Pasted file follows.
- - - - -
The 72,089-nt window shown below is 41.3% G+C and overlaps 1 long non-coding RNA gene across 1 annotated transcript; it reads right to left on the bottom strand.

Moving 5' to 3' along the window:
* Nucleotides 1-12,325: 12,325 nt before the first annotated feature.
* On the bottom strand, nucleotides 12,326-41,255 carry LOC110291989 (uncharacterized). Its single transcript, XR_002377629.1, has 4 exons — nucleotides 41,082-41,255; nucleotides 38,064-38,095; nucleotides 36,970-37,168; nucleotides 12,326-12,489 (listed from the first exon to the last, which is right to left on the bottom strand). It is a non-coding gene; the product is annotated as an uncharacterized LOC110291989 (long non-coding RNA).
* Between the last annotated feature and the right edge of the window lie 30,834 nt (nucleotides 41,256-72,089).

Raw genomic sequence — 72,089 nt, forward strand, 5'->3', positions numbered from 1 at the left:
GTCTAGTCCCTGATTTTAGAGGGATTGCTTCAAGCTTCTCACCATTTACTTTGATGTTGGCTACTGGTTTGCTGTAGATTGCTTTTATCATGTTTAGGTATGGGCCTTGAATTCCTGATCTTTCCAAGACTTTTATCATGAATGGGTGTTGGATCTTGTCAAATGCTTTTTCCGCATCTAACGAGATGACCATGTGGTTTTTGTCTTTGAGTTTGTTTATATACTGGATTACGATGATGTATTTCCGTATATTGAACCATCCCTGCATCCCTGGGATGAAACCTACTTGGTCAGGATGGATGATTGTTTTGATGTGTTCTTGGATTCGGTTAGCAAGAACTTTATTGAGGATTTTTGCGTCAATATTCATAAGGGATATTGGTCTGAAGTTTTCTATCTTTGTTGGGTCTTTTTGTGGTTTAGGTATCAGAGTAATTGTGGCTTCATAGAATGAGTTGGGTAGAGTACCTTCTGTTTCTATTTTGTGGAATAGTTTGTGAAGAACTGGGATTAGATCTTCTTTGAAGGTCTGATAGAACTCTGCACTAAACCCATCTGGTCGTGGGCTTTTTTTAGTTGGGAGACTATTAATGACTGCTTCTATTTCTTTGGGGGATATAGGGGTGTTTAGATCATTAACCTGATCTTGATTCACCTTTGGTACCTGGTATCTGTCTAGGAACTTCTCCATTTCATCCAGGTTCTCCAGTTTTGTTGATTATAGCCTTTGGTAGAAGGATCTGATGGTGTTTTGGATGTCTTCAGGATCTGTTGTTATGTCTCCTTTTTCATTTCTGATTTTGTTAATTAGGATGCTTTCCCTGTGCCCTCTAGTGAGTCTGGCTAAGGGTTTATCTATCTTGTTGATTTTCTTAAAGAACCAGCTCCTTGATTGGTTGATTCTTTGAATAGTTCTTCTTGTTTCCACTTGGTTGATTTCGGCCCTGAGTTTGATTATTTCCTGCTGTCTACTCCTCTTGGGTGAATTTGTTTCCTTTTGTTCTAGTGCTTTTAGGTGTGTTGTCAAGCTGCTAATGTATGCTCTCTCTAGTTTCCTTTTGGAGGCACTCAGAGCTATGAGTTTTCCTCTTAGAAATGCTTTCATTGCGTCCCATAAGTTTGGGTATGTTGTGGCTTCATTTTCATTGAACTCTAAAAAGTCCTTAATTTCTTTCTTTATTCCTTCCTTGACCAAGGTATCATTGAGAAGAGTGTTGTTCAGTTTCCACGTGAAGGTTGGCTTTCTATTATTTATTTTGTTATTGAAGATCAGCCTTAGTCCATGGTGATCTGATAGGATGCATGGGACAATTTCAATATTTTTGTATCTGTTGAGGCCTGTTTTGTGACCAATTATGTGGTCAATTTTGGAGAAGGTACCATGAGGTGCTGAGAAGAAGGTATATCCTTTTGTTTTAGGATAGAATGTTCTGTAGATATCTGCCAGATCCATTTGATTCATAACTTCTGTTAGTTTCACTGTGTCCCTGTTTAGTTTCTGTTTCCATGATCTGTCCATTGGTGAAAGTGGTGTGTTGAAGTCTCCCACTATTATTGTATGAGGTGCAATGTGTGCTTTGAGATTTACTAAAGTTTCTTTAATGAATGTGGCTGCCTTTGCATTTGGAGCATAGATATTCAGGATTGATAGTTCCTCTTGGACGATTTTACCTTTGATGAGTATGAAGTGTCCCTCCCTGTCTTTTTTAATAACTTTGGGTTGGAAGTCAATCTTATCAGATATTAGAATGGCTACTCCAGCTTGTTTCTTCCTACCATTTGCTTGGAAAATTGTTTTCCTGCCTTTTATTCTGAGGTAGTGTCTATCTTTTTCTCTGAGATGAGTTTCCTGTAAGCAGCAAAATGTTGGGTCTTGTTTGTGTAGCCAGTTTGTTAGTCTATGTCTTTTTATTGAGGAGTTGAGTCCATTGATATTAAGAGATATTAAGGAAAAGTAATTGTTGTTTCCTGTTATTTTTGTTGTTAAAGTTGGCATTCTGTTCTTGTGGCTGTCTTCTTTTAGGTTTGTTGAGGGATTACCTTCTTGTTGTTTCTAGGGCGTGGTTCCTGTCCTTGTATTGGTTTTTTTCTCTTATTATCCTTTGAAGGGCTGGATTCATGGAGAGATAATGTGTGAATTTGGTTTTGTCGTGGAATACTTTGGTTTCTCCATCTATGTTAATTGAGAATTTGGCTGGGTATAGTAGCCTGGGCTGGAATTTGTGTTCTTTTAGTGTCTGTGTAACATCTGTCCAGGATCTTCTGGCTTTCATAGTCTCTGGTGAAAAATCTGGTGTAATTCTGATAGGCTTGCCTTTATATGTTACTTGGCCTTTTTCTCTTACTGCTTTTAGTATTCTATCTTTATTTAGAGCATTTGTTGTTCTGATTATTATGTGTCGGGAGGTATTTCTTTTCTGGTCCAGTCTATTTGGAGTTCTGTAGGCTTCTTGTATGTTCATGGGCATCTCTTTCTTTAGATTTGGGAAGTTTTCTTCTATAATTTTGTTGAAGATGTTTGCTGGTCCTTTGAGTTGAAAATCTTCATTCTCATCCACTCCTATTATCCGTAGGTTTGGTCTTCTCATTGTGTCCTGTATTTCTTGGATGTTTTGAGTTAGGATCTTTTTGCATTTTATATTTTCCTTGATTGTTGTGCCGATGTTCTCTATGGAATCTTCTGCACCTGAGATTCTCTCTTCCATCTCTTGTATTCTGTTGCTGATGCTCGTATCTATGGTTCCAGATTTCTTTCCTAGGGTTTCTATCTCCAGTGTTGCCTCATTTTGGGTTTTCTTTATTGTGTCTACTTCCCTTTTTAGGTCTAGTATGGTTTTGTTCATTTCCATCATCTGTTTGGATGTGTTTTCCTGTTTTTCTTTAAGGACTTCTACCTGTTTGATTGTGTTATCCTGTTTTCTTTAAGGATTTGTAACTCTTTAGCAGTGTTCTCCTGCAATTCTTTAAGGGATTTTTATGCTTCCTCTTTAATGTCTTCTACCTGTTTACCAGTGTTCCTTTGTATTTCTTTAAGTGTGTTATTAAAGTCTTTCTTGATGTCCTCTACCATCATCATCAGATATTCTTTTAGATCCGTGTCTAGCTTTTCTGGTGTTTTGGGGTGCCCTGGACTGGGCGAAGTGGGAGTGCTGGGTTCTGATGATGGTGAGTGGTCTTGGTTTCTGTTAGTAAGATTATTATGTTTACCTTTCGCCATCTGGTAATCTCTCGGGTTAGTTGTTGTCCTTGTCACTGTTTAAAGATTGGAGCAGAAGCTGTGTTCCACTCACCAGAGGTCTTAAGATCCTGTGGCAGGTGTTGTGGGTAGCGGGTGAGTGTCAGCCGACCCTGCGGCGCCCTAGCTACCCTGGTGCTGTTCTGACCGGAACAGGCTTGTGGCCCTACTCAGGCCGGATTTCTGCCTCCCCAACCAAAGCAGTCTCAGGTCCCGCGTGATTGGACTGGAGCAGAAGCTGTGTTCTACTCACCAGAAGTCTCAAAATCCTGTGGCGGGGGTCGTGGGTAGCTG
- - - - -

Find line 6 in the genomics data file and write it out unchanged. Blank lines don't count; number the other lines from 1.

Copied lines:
Raw genomic sequence — 72,089 nt, forward strand, 5'->3', positions numbered from 1 at the left: